Change Data Capture (CDC) & Why It Matters

change-data-capture

What is change data capture? Does it have any importance or bearing on the work that you do? We’ll answer the first question shortly, but the answer to the second question is most certainly “yes.”

What Is Change Data Capture?

Change data capture (CDC) solves data integration problems by monitoring, inserting, updating, and deleting changes to records or activity on table data.

The first step in this process is to identify that a change has been made to a data source. To do so, a CDC procedure will inspect the relevant table to see if there is a delta between the old values and new values, based on what’s stored in the source systems, then update the pertinent record accordingly.

There are several good methods for doing this — high watermark, diff, and database triggers, for example. However, one of the superior approaches to track data changes is log-based CDC.

While interpreting the changes in the transaction log is difficult, the biggest benefit of log-based change data capture is the asynchronous nature of the CDC: changes are captured independent of the source application performing the changes. With log-based CDC, new database transactions – including inserts, updates, and deletes – are read from source databases’ transaction or redo logs. The changes are captured without making application level changes and without having to scan operational tables, both of which add additional workload and reduce source systems’ performance.

By allowing you to capture and extract only changed data, change data capture eliminates or reduces the need for batch windows, replacing bulk load updates with continuous streaming or incremental loading of data. Change data capture helps you improve efficiency by reducing redundant data replication and delivery, reducing data warehousing costs and facilitating real-time data integration across your data stores.

Why Change Data Capture Matters

There are many advantages of using transaction logs for CDC:

  • This solution is transparent to databases and has minimal impact on the database.
  • Near real-time publishing of the changes to the target system. This means the business can take accurate decisions based on the most current data.
  • No impact on the transactions at the source application, no additional SQL load on the system.
  • Because CDC transfers only incremental changes it reduced the cost of transferring data.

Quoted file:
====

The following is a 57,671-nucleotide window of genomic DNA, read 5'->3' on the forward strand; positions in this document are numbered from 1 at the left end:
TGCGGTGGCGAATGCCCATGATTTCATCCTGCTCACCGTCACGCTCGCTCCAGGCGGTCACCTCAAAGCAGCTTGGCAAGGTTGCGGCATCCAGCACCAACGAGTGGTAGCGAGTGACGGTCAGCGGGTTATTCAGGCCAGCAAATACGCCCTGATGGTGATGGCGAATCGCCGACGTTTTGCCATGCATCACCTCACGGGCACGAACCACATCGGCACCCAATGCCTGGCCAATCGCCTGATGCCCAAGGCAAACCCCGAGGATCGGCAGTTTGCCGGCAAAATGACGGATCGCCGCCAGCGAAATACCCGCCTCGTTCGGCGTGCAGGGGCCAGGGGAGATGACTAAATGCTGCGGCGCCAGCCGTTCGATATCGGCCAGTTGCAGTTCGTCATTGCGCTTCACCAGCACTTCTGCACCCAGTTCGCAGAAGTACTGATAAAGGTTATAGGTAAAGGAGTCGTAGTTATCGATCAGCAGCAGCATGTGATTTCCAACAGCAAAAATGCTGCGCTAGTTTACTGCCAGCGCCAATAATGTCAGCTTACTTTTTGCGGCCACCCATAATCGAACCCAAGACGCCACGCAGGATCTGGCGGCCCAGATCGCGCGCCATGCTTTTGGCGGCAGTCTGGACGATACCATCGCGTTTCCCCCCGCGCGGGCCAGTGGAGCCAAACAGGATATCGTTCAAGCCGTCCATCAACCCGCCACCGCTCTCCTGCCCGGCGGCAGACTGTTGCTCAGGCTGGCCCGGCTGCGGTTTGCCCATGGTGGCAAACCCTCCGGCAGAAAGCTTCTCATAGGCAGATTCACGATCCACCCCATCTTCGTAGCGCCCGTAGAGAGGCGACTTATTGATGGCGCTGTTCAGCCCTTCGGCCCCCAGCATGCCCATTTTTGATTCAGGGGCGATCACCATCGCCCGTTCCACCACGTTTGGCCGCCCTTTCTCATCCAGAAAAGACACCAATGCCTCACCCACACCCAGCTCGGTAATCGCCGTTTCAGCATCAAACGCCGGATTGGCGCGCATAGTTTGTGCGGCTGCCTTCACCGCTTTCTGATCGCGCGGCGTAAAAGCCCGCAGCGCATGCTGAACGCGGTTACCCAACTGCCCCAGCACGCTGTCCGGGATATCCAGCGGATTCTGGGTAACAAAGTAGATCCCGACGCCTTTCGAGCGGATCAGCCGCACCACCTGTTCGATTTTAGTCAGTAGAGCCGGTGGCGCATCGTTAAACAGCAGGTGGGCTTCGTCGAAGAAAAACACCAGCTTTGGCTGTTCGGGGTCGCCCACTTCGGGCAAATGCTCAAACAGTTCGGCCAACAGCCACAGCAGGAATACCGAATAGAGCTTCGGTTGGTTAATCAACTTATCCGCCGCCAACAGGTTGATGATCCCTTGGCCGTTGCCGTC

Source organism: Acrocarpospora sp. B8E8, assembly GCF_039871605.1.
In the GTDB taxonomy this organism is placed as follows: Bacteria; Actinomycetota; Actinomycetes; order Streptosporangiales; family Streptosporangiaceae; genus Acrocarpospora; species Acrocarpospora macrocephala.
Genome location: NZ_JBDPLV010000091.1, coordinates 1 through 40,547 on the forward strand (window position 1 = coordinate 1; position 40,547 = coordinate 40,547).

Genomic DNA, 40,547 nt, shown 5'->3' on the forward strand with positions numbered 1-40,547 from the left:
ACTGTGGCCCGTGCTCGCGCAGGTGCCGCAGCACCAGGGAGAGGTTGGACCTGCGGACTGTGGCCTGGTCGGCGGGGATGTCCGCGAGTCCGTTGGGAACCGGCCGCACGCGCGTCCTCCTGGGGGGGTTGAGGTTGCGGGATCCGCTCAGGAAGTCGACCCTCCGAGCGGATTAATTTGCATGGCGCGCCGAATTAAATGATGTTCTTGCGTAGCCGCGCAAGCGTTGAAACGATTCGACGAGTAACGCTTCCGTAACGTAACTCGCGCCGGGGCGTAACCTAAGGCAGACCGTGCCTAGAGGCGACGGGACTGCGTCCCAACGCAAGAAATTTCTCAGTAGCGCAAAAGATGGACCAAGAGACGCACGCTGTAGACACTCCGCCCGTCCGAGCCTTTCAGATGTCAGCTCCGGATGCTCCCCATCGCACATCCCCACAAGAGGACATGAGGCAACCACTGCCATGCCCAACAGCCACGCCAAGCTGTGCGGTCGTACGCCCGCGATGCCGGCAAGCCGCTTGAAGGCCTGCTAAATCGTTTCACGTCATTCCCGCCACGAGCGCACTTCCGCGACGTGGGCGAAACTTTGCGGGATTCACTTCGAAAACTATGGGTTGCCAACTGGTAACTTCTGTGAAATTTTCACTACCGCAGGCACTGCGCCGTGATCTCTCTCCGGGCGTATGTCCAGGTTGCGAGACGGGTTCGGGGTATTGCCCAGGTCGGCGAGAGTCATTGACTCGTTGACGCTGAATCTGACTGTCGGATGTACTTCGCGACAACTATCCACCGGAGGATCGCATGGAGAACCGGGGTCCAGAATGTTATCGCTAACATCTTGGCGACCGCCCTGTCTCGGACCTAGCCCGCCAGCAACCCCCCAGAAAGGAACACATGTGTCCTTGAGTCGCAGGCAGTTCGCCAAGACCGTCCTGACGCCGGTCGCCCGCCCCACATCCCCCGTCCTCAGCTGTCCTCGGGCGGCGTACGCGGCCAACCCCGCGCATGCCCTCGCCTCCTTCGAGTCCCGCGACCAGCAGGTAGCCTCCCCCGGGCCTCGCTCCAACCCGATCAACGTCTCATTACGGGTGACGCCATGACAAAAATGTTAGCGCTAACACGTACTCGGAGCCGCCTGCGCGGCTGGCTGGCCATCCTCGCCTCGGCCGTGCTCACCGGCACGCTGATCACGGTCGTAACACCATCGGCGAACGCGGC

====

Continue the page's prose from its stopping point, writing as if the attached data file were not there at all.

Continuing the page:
• This approach maintains the order in which original transactions were committed. This is important when the target application depends on the order of transactions in the source system. The ordering guarantees are most often desired by target applications.
  • The target system can take time to process the messages.

Together these advantages enable the building of streaming data pipelines that help to share application data across a business. This means that businesses are getting fed insights that are up to date and accurate based on the latest data being fed from across many systems. The decisions made from these insights help businesses to remain competitive in their respective markets.

How Etlworks can help

Etlworks is a high-performance data integration platform with the next-generation change data capture technology.

Etlworks supports native log-based change data capture for PostgreSQL, SQL Server, MySQL, Oracle, DB2 and MongoDB databases. Our intuitive visual interface makes it easy to set up, monitor, and manage your data pipelines, eliminating the need for scripting and ensuring quick time-to-value. Unlike other tools that support CDC, there are only two moving parts – your database and Etlworks. You will be up and running with CDC in a matter of minutes!

Learn More about Log-Based CDC with Etlworks for Real-Time Data Replication

Contact Us! 

Author: Olena S.

Data Architect, University of Pittsburgh

Leave a Reply

Fill in your details below or click an icon to log in:

WordPress.com Logo

You are commenting using your WordPress.com account. Log Out /  Change )

Google photo

You are commenting using your Google account. Log Out /  Change )

Twitter picture

You are commenting using your Twitter account. Log Out /  Change )

Facebook photo

You are commenting using your Facebook account. Log Out /  Change )

Connecting to %s